Friday, July 18, 2008

The feeling of nothing to say

Fear. I've been living in it. Afraid to compose...afraid to bare myself. Afraid that I won't have words to ever begin to capture truth. Afraid that my worth is summed up in my lack of ability to put together phrases that might inspire or cast light upon the truth God has given us.
So, basically I have nothing special to say.
But I should be honest about life. An interesting turn of events has transpired. Last we posted in the world wide web - we were planning to adopt. We had sat down and prayed together and finally decided on an adoption agency. We planned to call them on Monday. On Sunday, we found out we were pregnant. (Or actually, that I was pregnant. Ted is not pregnant, but he's a really quality guy) I didn't know how to handle it. I thought I might miscarry. I mean, we were ready to adopt...
I became ashamed as well. Here we were headed into this life-changing, exciting adventure. I felt like we really were going to live life the way God wanted us to. We were about to tangibly care for the orphan - I mean that's some serious God-following, right? We had told everyone - even people we didn't know. Why would God let this happen?
I felt humiliated. And I felt ridiculous for feeling so humiliated. (Gotta love the pits of despair we allow ourselves to drown in) While others oozed with excitement when they heard the news, I visibly didn't share the same sentiment. I couldn't wrap my heart around the fact that we'd told everyone we were going to adopt - my heart was ready to adopt. I had thought about holding that little girl, I had talked with Hannah about her sister that was out there somewhere that we were going to have soon. There was no mistaking that I wasn't excited about the change of events. And from there I piled more guilt upon myself because I wasn't thrilled.
I now sit here in my sixth month of pregnancy. We're having a boy. (I wasn't planning on having a boy, so just cycle through that pit again for me to understand where I was formerly at when I learned the news.) His name is going to be Jayden Michael. Jayden means, "God has heard" and Michael means, "Who is like our God?"
But here is where I stand today. We will still adopt. One day we will have a precious little girl (or at least that's what I think right now - but keep in mind, I've been wrong before) that we'll get to hold in our arms.
(random ADD moment - last night I watched part of Grey's Anatomy and there was a family with a little baby they had just adopted. As the dad finally really embraced her - I nearly lost it and I became even more excited for the day when we get to hold our little girl)
But God for the meantime is giving us Jayden. And that's not a let down. He is a gift and I'm really starting to cherish that gift with every swift kick to my ribs. My prayer is that his life is defined by helping his generation know that God has heard and that He cares. And truly, I can't think of anything much better. And luckily, in the midst of all this, God has taught me enough to know that when I meet this little boy, I will realize that he is incredible and I will thank God over and over for giving him to us and specifically at this time.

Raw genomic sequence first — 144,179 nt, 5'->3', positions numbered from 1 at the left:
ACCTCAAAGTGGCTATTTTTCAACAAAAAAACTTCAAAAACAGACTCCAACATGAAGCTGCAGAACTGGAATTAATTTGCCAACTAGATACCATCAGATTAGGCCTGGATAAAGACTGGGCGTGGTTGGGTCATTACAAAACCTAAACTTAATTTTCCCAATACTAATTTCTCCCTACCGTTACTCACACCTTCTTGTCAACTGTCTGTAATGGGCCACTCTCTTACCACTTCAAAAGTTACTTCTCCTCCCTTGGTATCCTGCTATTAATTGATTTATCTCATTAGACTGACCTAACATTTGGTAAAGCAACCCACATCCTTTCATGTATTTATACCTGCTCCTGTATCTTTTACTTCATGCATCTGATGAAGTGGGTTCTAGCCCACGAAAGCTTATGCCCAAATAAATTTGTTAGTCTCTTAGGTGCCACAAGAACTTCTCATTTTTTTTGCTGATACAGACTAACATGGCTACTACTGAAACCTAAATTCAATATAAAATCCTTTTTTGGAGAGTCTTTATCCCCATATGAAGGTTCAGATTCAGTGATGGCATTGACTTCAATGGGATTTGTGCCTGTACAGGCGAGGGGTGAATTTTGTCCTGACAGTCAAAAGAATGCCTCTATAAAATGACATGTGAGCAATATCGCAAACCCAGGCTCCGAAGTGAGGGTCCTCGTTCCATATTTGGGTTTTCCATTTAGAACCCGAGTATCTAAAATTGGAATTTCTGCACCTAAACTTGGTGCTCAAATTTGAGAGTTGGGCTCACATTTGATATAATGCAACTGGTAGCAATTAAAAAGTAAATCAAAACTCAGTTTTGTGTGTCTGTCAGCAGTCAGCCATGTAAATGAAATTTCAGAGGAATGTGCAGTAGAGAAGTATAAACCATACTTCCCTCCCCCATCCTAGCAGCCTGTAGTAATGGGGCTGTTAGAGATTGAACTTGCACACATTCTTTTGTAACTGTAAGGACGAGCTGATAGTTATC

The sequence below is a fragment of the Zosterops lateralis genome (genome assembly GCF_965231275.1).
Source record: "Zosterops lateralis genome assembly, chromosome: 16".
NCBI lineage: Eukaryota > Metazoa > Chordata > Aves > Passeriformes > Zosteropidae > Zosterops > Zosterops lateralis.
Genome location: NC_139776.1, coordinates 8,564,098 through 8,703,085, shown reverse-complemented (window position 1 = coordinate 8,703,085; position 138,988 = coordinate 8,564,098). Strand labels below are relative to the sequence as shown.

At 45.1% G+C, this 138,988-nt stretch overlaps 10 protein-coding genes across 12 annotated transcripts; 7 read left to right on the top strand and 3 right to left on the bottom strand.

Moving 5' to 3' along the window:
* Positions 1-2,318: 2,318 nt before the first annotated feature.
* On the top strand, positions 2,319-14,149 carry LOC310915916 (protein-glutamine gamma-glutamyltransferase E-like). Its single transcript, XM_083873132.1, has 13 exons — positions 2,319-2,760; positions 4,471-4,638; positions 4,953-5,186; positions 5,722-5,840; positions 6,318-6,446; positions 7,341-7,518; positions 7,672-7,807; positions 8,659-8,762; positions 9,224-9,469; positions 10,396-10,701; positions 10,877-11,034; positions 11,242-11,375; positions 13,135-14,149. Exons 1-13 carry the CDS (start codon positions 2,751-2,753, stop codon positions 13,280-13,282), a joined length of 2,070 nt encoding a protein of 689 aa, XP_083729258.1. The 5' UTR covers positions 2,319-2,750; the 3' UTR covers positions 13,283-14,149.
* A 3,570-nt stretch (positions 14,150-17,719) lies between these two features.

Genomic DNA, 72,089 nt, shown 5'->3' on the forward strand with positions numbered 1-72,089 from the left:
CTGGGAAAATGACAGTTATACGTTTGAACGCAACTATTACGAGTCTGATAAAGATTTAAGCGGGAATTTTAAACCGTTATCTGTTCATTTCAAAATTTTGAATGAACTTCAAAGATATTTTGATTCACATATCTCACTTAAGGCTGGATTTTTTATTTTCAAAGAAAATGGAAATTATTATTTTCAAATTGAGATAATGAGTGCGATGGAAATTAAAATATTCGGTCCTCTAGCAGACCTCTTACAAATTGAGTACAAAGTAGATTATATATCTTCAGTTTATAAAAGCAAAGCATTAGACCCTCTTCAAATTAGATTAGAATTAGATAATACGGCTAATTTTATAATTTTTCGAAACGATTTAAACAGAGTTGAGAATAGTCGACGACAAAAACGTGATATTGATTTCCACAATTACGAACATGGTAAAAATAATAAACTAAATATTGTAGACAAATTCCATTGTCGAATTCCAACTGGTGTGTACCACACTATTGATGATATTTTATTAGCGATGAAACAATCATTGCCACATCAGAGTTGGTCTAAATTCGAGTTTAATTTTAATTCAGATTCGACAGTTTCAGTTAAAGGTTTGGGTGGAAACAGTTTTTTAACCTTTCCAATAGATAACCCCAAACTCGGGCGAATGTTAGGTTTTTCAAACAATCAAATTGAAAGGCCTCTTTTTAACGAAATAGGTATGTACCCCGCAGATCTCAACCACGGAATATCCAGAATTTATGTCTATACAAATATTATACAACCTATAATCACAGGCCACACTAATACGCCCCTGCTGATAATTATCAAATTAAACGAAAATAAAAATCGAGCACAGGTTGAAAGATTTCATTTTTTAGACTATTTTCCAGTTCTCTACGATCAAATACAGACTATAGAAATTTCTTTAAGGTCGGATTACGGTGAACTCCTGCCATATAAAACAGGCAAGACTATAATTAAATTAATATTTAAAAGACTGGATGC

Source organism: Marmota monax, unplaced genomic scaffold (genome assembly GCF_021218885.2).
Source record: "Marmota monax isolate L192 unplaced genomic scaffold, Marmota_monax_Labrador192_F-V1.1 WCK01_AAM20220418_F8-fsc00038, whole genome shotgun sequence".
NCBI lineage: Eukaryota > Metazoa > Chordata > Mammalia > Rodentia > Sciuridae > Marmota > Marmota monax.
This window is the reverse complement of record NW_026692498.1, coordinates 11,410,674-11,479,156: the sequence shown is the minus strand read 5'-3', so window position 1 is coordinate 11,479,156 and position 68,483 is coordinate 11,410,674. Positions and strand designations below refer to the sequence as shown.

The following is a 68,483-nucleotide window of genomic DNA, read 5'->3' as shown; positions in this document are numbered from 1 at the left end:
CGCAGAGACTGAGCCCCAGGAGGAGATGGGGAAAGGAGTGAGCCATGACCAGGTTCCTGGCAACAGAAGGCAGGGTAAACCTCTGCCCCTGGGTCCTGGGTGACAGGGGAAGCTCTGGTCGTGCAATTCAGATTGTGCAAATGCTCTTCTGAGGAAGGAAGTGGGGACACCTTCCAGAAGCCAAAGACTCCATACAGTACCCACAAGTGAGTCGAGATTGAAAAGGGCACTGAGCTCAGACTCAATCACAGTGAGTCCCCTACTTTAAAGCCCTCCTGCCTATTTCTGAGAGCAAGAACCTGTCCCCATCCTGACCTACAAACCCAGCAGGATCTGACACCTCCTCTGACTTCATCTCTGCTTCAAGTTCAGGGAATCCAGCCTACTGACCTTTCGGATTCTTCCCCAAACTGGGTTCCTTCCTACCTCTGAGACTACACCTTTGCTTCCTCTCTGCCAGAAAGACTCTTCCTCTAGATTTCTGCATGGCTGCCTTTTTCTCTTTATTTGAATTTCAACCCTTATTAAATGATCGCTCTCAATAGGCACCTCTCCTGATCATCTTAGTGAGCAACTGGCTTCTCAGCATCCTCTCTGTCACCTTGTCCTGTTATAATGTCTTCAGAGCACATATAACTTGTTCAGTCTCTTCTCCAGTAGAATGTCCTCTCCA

And one day I trust God will give us our precious little girl. The one I know He has named "Mine". (The name we've chosen is Mia which means "mine" in Italian) And maybe by then, God will have worked in my heart to not think I'm better than someone else if I adopt. Maybe by then, I won't be so immature as to think that we are so special because we're adopting. Maybe by then, I will realize that everything God does is wise and just and I won't feel ashamed when we don't seem to be as "special" and we seem more "normal" in our journey of following God. (These terms are horrendous, but it's what I've honestly thought if I'm real with myself)
So there's me. Bared. Nothing special to say. But at least I'm no longer living in fear. It wasn't a very nice master. Jesus is way better... You'd think I would have known that.

1 comment:

  1. mmmmm, been there, we were in the middle of our home study when mr. little surprise came. What this precious baby has taught me, that's it's not about me, it has forced me to be more selfless and less self focused even when I didn't want to be. It has taught me that adoption is supremely not about me, its about that child. I know what you mean about not wanting to feel normal, wanting to be unique. God doesn't give us anything we can't handle, and all my personal set backs to adopting, I think is God keeping me from something I'm not ready to handle YET. An adopted child will have enough hurdles without the added pressure of existing to making me and you feel unique. Something that really struck me hard this week, is that one of my big reasons for wanting to adopt is that I'm really not a fan of the little tiny baby phase. Some people love that, but i really love toddlers and children. Then I was reading on an adoption forum about "emotional age" and how it is much younger in orphans then real age. So I can't just adopt because I want to skip the difficult newborn phase. My adopted child will have there very own newborn phase in our home, and in many ways it will be much more difficult. That was my ouch moment this week. Thanks for sharing your heart.